Edith Stein was the youngest child of a large Jewish family. She received a doctorate in philosophy, then lectured, taught and wrote for years. Eventually, she became interested in Catholicism and was baptized in Cologne, Germany in 1922. Eleven years later she entered the Cologne Carmel. In 1934, she was clothed as a Carmelite.
By 1938, persecution of the Jews, and those who sheltered them, was pervasive in Germany. Edith Stein relocated to the Carmel in Echt, Holland. There she prayed that God would comfort the Jewish people and lead them to the Catholic Church. She is known to have said, "Ave Crux, spes unica," or, "Hail Cross, our only hope."
After the Nazi occupation of Holland, Gestapo agents arrested Edith Stein and her sister, Rosa, sending them to the concentration camp at Auschwitz. There Edith Stein, whose religious name was Sister Teresia Benedicta of the Cross, and her sister died in a crowded gas chamber on 9 August 1942.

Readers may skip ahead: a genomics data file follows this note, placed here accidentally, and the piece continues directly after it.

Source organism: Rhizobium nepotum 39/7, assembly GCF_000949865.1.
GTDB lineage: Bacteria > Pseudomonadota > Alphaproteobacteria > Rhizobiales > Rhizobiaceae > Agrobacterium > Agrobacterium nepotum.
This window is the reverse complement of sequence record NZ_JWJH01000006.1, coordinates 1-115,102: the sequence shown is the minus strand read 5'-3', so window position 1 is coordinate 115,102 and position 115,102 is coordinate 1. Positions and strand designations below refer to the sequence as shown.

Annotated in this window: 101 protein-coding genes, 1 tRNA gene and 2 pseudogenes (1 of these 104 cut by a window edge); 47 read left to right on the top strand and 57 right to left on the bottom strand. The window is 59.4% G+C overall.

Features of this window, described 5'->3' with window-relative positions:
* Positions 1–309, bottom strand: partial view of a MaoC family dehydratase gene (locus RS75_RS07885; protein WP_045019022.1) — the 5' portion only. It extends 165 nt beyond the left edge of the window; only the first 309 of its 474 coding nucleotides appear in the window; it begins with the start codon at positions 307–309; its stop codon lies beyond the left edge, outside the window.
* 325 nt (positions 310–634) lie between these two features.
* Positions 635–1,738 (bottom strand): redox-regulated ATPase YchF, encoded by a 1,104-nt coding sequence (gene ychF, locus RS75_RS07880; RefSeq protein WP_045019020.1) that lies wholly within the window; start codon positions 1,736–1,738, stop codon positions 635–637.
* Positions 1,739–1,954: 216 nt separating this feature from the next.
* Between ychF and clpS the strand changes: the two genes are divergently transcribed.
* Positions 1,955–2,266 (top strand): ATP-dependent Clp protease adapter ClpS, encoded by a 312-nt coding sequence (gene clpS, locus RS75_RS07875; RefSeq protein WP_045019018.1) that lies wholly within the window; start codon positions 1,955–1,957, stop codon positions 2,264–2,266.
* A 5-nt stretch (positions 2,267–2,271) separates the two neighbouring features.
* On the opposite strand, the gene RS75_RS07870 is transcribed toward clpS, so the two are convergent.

Edith Stein was known as caring, gentle and humble; wanting only a closer union with God. Edith Stein was canonized on 11 October 1998.
In this icon, the yellow Star of David represents Edith Stein's Jewish heritage. The flames in the nimbus characterize her immolation in the gas chamber as well as her religious fervor. The red rose entwined in the barbed wire of Auschwitz symbolizes her martyrdom.
(This narrative is printed on the back of Note Cards. A copy is included with each plaque and photo.)
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